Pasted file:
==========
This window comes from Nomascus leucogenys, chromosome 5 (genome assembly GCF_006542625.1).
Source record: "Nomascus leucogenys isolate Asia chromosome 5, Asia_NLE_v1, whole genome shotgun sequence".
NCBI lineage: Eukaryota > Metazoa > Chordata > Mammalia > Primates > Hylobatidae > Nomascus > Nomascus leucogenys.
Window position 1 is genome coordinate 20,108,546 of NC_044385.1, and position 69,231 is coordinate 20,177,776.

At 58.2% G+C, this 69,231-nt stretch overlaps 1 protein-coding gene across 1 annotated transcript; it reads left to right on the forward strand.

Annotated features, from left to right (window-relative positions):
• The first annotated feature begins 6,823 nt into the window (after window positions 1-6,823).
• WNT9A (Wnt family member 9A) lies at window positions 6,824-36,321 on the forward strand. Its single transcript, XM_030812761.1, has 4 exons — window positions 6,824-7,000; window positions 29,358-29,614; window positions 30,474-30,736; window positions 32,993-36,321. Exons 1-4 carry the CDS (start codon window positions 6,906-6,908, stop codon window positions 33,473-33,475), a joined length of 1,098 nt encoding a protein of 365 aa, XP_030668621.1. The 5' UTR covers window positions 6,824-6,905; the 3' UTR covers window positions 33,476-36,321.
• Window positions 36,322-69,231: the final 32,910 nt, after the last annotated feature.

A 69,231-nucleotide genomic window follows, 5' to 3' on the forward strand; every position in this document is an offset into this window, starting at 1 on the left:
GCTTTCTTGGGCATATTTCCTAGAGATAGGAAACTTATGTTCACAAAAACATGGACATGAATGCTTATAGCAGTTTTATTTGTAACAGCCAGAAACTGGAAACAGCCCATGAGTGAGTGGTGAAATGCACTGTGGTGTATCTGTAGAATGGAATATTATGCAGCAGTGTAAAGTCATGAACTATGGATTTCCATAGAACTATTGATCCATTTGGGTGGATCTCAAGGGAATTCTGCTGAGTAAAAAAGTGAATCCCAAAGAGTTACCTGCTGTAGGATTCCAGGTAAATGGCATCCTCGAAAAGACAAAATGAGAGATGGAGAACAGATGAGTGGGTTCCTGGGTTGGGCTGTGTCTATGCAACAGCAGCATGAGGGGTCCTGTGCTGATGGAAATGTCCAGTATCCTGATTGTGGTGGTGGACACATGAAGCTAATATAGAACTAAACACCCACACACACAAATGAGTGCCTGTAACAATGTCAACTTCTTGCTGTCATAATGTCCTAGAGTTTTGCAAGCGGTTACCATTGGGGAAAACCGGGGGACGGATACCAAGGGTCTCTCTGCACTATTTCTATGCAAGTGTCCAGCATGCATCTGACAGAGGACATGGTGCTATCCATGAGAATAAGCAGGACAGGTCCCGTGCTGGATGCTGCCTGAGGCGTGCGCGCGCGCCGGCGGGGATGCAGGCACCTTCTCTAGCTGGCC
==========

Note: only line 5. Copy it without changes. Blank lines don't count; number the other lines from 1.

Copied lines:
At 58.2% G+C, this 69,231-nt stretch overlaps 1 protein-coding gene across 1 annotated transcript; it reads left to right on the forward strand.